“The word ‘politics’ is a funny thing,” Tankian says. “A lot of people say, ‘Hey, I’m not political,’ and they don’t realize that, in today’s world, economics, politics, class struggle and social structure, are all tied together. It affects us directly, whether we like it or not, or whether we want to pay attention to it or not. Our lives are political, and System Of A Down is a band that talks about politics and has very strong points of view.”
Like all of its previous work, the act recorded the albums with Rubin, who signed the band to his American Recordings imprint in 1997. If there is a noticeable difference between “Cigaro” and past System Of A Down songs, it is that the first voice one hears is that of Malakian and not Tankian.
Tankian is still the group’s primary vocalist, and Malakian has always composed essentially all of the band’s music — coming off as hard rock’s answer to Frank Zappa. Yet “Mezmerize” and “Hypnotize” sees Malakian writing more lyrics than he has before. Malakian even splits vocal duties more evenly with Tankian and sings lead on a few cuts.
Tankian and Malakian run their own record labels, but Tankian’s Axis of Justice Web site is becoming increasingly more visible, and in 2003 he recorded an album of largely experimental instrumental music with Armenian musician Arto Tuncboyaciyan. With Malakian taking on a more active vocal role, one gets the impression that Tankian is taking a step or two back from band.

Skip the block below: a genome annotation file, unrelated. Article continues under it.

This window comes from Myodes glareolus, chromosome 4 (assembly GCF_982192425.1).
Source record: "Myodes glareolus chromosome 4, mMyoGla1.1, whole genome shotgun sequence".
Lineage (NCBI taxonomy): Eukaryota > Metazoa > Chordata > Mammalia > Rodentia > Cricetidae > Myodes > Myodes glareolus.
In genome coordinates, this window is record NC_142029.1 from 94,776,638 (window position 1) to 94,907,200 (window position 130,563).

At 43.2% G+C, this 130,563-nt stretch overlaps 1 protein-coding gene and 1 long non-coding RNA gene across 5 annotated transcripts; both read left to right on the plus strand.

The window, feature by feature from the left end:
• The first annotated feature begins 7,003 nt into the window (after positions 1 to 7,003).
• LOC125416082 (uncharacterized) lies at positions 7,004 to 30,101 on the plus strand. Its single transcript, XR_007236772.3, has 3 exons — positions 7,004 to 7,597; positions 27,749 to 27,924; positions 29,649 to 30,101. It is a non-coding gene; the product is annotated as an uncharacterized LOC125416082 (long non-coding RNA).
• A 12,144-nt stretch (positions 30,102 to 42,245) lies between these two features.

“I’m starting to compose music for films,” Tankian says, “and I don’t like being committed to one thing, whether it’s the singer of a band or one band in general. System Of A Down is part of what I do, but it’s just part of what I do. I don’t define it, nor does it define me.”
Malakian, however, notes that only those outside of the band’s inner circle will be surprised to hear him sing more. “I’ve always been vocally involved with System Of A Down, not necessarily as a singer, but I’ve written a lot of the melody lines and the vocal patterns. When I wrote something before, I had Serj in my head, but this time I had both of us in my head.”
In discussing the new albums, Malakian and Tankian always refer to them as a single project. To the band, “Mezmerize” and “Hypnotize” are one album released in two parts, with both topping off somewhere between 35 and 40 minutes.
“You don’t have a bunch of kids dropping acid like they used to,” Malakian says. “You can’t just release double albums and expect people to sit there and devote their time to it. Our songs are tough to digest, and I would feel really uncomfortable handing someone a CD with 25 songs staring them in the face.”
Following a 10-city U.S. “guerrilla tour” that began April 25, the group will head overseas to perform at European festivals, and then launch an arena tour of North America with the Mars Volta in late summer. It will be System Of A Down’s first large-scale U.S. tour since appearing on the Ozzfest bill in 2002.
Excerpted from the May 14, 2005, issue of Billboard. The full original text is available to Billboard.com subscribers.